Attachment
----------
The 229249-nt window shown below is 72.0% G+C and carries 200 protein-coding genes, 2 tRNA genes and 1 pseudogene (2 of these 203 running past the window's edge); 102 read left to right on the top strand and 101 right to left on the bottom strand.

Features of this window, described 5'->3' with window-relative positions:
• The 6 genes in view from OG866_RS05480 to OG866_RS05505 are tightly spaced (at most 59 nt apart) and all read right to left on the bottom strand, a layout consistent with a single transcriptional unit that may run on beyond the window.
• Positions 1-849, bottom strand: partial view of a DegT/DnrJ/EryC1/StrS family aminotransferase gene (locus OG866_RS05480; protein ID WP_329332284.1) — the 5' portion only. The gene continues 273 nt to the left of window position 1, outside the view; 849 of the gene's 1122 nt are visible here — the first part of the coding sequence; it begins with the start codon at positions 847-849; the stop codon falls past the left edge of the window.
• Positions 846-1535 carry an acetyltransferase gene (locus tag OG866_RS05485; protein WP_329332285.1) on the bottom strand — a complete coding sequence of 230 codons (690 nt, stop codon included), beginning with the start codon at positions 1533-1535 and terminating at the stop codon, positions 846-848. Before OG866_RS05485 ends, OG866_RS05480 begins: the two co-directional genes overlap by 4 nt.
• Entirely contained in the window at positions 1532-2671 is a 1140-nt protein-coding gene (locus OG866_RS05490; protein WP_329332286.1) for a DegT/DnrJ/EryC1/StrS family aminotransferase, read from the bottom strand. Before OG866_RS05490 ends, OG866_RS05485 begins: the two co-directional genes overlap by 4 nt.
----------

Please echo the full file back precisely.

The 229249-nt window shown below is 72.0% G+C and carries 200 protein-coding genes, 2 tRNA genes and 1 pseudogene (2 of these 203 running past the window's edge); 102 read left to right on the top strand and 101 right to left on the bottom strand.

Features of this window, described 5'->3' with window-relative positions:
• The 6 genes in view from OG866_RS05480 to OG866_RS05505 are tightly spaced (at most 59 nt apart) and all read right to left on the bottom strand, a layout consistent with a single transcriptional unit that may run on beyond the window.
• Positions 1-849, bottom strand: partial view of a DegT/DnrJ/EryC1/StrS family aminotransferase gene (locus OG866_RS05480; protein ID WP_329332284.1) — the 5' portion only. The gene continues 273 nt to the left of window position 1, outside the view; 849 of the gene's 1122 nt are visible here — the first part of the coding sequence; it begins with the start codon at positions 847-849; the stop codon falls past the left edge of the window.
• Positions 846-1535 carry an acetyltransferase gene (locus tag OG866_RS05485; protein WP_329332285.1) on the bottom strand — a complete coding sequence of 230 codons (690 nt, stop codon included), beginning with the start codon at positions 1533-1535 and terminating at the stop codon, positions 846-848. Before OG866_RS05485 ends, OG866_RS05480 begins: the two co-directional genes overlap by 4 nt.
• Entirely contained in the window at positions 1532-2671 is a 1140-nt protein-coding gene (locus OG866_RS05490; protein WP_329332286.1) for a DegT/DnrJ/EryC1/StrS family aminotransferase, read from the bottom strand. Before OG866_RS05490 ends, OG866_RS05485 begins: the two co-directional genes overlap by 4 nt.